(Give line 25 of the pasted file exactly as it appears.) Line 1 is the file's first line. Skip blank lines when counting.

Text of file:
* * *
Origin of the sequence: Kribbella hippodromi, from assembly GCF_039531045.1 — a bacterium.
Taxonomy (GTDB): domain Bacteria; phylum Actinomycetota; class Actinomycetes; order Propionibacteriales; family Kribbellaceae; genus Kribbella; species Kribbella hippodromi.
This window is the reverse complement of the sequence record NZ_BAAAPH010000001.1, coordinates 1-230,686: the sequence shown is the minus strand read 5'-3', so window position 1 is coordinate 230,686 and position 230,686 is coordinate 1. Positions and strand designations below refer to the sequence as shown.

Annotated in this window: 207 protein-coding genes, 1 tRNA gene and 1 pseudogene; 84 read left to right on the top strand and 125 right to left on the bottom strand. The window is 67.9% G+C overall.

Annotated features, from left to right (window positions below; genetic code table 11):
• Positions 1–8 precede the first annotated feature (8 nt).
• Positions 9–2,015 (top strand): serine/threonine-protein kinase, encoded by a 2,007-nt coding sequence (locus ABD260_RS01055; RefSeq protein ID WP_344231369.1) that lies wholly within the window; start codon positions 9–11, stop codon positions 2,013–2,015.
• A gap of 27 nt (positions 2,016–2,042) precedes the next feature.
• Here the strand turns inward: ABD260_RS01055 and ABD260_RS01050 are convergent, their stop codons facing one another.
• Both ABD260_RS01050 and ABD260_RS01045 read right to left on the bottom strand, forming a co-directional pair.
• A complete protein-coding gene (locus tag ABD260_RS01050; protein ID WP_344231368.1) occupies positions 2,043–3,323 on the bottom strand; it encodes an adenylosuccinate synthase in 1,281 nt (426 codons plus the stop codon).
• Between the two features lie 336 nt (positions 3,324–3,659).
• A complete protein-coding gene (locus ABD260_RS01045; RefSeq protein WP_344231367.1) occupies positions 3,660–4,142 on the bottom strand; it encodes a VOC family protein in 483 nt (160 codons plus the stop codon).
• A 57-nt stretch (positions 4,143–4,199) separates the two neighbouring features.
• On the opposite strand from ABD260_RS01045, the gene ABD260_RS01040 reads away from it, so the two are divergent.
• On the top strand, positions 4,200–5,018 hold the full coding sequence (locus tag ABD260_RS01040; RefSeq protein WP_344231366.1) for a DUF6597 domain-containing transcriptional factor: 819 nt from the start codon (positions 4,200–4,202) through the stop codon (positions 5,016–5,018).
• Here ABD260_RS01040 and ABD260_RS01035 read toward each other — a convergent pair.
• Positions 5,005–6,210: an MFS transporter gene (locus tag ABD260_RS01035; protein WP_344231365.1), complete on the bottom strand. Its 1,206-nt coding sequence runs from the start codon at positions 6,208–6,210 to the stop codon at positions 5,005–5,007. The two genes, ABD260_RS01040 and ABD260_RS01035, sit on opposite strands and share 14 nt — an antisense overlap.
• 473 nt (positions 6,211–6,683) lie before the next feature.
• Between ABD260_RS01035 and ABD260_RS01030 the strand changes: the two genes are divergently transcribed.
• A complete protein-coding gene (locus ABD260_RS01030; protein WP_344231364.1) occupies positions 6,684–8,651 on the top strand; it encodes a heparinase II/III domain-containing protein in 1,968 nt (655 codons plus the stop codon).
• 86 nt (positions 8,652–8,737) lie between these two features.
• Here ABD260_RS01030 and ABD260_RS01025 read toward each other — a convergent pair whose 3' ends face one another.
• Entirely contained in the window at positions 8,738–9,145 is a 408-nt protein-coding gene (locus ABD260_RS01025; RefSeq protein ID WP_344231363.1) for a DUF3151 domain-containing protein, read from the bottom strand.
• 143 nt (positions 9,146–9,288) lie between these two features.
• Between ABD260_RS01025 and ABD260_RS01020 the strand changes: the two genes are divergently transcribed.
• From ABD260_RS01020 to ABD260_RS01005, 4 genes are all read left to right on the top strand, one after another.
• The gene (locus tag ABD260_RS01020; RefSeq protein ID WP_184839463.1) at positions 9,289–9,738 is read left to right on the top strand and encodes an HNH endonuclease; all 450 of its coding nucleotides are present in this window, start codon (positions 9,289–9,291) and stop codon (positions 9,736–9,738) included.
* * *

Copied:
• 143 nt (positions 9,146–9,288) lie between these two features.